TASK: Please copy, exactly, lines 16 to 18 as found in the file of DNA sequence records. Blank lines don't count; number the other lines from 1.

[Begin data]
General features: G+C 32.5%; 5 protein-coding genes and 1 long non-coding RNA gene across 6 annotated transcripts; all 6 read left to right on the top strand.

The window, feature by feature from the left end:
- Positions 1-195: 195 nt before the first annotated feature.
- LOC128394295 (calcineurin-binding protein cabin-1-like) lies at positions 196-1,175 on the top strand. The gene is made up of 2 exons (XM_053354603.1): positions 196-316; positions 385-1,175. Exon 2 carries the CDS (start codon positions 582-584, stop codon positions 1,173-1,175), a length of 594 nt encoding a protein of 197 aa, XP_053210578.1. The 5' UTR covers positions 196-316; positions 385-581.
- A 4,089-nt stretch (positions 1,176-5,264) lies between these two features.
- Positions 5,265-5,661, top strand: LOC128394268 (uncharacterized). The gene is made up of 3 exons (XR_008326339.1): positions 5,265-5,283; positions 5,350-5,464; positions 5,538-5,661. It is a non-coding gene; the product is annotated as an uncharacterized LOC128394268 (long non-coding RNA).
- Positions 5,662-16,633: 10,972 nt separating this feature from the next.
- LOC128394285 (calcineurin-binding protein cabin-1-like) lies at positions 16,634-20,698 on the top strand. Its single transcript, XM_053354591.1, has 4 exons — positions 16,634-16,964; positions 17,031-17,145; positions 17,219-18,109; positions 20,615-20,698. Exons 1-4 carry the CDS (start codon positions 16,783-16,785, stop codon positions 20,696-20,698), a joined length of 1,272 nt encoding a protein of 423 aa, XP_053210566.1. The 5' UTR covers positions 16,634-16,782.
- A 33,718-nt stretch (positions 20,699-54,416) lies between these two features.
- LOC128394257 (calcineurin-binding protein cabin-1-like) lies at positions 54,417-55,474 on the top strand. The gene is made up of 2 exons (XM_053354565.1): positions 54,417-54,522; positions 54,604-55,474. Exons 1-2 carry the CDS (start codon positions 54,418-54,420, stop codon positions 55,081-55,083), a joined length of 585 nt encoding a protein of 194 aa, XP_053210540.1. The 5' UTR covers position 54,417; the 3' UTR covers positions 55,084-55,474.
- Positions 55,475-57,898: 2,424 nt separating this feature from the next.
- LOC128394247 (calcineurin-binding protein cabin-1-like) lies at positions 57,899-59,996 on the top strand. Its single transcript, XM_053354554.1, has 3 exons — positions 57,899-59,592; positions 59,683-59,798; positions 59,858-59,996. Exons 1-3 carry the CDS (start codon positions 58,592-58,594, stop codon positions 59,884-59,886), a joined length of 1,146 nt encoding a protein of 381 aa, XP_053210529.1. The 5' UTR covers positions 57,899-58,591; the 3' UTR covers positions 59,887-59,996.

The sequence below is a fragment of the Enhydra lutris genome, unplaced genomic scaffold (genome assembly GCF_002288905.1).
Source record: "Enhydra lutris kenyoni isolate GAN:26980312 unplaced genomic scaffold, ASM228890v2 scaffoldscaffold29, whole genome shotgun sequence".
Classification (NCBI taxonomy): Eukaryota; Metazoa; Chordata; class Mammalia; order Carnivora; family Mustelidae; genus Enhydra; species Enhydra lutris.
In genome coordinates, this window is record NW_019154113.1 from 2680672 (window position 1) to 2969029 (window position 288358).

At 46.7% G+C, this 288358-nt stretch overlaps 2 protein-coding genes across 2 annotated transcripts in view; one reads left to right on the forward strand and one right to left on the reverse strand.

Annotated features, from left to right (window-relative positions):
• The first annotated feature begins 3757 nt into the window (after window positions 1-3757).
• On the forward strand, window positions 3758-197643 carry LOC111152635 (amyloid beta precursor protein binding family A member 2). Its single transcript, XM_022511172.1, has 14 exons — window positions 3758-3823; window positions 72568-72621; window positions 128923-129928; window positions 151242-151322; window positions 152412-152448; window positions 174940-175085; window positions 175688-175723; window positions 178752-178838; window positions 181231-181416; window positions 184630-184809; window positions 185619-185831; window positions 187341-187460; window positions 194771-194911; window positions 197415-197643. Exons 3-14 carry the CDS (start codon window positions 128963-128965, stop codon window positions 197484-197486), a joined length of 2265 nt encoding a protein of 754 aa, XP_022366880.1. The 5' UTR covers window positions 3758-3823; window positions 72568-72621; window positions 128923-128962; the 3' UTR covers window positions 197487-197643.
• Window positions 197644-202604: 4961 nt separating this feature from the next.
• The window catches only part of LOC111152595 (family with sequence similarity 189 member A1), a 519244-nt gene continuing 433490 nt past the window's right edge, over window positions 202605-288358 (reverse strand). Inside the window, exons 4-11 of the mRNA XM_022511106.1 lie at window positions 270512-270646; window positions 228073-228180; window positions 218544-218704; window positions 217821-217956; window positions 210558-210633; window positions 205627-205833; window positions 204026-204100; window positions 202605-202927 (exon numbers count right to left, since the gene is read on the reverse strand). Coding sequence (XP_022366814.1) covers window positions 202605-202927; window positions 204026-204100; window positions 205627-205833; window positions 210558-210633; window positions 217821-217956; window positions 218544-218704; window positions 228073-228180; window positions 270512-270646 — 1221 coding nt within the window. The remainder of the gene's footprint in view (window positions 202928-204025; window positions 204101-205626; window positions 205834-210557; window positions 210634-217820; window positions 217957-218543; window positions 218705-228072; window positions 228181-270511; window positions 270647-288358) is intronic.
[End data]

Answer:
In genome coordinates, this window is record NW_019154113.1 from 2680672 (window position 1) to 2969029 (window position 288358).

At 46.7% G+C, this 288358-nt stretch overlaps 2 protein-coding genes across 2 annotated transcripts in view; one reads left to right on the forward strand and one right to left on the reverse strand.

Annotated features, from left to right (window-relative positions):